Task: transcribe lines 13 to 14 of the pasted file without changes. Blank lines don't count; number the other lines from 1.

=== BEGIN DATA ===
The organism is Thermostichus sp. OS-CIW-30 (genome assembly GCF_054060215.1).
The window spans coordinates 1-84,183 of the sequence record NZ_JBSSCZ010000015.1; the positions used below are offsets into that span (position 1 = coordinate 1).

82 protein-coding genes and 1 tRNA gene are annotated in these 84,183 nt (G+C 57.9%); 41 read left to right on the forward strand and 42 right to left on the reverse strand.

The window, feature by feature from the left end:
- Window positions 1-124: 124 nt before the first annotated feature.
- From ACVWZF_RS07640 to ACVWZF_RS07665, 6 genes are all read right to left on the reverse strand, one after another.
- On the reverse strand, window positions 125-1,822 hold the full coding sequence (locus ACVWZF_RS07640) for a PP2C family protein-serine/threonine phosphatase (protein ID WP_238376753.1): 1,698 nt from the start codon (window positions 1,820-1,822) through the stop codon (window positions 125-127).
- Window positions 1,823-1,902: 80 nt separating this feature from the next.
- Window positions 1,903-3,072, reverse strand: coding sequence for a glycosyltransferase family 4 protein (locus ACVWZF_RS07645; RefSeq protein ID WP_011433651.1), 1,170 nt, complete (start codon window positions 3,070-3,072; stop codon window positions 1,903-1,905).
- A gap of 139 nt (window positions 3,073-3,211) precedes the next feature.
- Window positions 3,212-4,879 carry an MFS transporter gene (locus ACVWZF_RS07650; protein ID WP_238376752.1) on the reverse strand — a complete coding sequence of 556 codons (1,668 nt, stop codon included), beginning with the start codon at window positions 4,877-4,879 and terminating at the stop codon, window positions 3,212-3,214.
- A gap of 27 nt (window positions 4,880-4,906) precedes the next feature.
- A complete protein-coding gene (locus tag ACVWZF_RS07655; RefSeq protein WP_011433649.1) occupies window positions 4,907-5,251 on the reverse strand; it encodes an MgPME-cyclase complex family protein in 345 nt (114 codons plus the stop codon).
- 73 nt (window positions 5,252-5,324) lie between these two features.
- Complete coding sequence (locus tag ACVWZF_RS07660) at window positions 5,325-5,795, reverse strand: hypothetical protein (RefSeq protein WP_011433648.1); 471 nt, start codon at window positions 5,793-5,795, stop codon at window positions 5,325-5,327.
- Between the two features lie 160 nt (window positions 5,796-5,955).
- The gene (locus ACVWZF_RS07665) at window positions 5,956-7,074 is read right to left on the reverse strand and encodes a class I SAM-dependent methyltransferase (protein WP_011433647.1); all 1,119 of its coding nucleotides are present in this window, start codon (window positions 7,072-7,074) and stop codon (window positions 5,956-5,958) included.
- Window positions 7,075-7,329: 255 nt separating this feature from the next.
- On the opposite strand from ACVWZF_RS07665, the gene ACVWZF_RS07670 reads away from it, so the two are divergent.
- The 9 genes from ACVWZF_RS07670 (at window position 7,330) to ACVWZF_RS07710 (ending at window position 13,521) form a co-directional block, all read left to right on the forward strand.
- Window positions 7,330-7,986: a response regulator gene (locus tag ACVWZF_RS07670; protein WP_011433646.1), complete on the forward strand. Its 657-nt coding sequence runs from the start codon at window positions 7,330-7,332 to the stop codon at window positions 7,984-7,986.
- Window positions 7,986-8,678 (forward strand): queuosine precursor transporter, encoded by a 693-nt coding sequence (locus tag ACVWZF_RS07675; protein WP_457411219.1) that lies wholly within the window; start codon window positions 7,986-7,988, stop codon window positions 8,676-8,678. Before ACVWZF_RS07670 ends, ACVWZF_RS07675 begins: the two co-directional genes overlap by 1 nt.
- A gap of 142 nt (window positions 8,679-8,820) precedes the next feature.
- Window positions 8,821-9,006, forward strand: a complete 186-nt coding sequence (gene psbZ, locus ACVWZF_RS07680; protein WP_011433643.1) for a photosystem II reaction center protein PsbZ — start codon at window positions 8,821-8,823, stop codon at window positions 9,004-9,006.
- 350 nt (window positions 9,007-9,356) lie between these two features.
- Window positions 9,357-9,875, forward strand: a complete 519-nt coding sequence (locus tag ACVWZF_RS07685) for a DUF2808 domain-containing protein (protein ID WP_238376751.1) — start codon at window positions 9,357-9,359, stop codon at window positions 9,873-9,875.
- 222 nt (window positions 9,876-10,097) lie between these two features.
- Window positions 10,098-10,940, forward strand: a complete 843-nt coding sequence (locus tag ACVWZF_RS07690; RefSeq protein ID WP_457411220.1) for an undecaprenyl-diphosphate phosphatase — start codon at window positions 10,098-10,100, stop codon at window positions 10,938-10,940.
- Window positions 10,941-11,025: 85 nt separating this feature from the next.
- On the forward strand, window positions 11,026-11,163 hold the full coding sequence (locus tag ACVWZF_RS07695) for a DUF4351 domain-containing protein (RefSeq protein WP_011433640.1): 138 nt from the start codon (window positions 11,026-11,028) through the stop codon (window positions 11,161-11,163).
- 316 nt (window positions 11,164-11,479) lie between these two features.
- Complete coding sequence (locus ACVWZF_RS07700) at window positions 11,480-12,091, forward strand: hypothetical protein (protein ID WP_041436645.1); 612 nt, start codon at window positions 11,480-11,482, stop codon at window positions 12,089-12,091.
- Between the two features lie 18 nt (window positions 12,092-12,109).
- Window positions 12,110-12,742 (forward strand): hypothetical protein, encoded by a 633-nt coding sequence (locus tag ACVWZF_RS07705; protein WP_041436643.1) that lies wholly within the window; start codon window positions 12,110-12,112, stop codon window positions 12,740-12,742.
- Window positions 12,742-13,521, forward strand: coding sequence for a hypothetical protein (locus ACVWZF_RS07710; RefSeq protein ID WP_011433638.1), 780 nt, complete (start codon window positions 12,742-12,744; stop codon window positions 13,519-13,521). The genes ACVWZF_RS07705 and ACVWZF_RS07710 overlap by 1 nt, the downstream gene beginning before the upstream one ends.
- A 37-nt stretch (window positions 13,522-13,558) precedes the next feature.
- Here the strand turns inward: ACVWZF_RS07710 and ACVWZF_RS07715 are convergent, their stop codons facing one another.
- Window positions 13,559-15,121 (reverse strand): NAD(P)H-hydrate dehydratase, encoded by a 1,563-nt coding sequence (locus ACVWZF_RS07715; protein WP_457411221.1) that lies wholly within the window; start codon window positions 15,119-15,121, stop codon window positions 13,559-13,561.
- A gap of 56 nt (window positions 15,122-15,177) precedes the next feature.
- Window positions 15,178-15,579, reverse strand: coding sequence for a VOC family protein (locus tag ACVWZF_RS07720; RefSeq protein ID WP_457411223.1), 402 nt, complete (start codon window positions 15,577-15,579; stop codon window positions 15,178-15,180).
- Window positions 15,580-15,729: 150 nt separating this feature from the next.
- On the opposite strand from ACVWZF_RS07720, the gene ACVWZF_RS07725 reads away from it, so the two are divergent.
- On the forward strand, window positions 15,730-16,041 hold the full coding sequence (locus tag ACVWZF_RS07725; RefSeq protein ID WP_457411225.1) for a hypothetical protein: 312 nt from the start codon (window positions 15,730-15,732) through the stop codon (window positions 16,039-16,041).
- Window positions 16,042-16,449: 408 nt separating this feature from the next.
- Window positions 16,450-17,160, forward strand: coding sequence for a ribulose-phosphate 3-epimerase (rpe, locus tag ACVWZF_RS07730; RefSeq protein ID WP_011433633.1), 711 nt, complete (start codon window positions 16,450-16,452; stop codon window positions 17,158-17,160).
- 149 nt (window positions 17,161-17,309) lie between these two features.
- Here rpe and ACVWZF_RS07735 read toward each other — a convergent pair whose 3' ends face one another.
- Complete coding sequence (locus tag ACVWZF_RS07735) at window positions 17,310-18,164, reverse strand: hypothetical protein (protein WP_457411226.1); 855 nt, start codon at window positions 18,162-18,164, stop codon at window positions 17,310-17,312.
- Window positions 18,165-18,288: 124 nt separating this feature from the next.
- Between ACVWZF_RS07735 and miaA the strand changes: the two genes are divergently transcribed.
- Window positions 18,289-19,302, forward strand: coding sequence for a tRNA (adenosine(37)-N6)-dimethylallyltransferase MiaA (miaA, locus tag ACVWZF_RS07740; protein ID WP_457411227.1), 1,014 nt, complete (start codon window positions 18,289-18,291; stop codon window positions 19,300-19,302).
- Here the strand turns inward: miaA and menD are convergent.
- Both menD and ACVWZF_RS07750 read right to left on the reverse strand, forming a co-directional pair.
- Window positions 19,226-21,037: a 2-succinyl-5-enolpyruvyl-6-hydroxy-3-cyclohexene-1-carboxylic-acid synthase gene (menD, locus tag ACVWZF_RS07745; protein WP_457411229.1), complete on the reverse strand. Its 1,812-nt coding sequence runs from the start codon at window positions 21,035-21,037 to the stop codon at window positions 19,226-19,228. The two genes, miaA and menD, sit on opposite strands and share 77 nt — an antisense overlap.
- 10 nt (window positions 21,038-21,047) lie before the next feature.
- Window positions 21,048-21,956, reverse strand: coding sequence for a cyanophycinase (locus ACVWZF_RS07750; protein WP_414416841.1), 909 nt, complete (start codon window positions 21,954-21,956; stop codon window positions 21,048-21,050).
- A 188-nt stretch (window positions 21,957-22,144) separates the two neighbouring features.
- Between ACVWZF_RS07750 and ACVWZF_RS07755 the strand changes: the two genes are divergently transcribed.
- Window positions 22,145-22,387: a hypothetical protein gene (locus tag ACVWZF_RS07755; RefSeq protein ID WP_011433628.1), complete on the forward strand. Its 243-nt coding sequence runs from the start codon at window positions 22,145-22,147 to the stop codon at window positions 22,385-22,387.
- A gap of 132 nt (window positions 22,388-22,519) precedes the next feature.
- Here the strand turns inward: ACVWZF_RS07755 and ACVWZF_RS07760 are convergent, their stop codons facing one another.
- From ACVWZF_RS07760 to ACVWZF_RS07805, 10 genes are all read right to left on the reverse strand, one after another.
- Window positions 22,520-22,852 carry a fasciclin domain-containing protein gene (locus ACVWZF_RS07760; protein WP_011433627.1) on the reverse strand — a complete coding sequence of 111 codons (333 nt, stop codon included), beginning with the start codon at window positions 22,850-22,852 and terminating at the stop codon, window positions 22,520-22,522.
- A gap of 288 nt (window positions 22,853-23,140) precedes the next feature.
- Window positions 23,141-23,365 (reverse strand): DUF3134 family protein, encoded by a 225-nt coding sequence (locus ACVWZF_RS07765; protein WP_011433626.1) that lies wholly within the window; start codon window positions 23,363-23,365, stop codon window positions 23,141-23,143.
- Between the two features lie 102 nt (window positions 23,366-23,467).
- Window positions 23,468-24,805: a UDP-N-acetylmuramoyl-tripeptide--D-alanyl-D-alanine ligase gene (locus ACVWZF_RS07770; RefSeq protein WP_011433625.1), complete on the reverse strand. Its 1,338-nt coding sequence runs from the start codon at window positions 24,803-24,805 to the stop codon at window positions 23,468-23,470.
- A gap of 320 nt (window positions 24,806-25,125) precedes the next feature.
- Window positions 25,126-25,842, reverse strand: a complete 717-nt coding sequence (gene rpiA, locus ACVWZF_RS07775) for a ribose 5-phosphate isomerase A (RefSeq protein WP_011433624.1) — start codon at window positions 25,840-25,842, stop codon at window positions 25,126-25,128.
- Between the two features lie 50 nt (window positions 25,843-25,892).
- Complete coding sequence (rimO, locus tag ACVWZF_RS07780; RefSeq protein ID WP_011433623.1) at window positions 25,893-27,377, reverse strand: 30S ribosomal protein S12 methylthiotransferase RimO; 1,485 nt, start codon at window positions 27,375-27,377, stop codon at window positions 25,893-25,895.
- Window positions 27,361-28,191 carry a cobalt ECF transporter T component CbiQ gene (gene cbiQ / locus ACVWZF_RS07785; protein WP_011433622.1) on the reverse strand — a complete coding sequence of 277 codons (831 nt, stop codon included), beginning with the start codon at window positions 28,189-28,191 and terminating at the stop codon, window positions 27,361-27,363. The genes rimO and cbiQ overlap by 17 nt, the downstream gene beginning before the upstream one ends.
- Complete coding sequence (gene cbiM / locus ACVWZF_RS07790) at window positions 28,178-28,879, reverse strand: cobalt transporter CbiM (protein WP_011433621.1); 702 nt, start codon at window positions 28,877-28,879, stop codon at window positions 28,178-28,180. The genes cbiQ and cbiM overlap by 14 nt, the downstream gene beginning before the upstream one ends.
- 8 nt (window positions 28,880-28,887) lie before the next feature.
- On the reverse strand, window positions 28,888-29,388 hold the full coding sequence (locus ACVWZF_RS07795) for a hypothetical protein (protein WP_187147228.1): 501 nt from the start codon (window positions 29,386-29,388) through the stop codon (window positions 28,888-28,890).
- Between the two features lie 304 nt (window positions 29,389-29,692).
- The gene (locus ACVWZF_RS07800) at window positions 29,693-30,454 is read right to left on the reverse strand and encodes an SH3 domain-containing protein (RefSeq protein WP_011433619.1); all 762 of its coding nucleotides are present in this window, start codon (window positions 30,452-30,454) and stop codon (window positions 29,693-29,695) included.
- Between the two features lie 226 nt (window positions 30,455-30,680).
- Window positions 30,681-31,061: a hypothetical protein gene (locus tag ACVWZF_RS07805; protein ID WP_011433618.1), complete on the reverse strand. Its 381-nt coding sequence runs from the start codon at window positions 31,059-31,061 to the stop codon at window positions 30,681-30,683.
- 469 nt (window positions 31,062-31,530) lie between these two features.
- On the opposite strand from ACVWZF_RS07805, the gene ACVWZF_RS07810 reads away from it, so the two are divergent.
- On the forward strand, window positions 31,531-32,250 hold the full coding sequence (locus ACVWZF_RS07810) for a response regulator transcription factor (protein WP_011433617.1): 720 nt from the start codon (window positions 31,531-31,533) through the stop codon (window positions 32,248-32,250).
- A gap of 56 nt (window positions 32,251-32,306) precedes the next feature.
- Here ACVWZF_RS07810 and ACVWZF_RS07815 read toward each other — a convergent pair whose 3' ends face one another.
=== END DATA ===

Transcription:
- A complete protein-coding gene (locus tag ACVWZF_RS07655; RefSeq protein WP_011433649.1) occupies window positions 4,907-5,251 on the reverse strand; it encodes an MgPME-cyclase complex family protein in 345 nt (114 codons plus the stop codon).
- 73 nt (window positions 5,252-5,324) lie between these two features.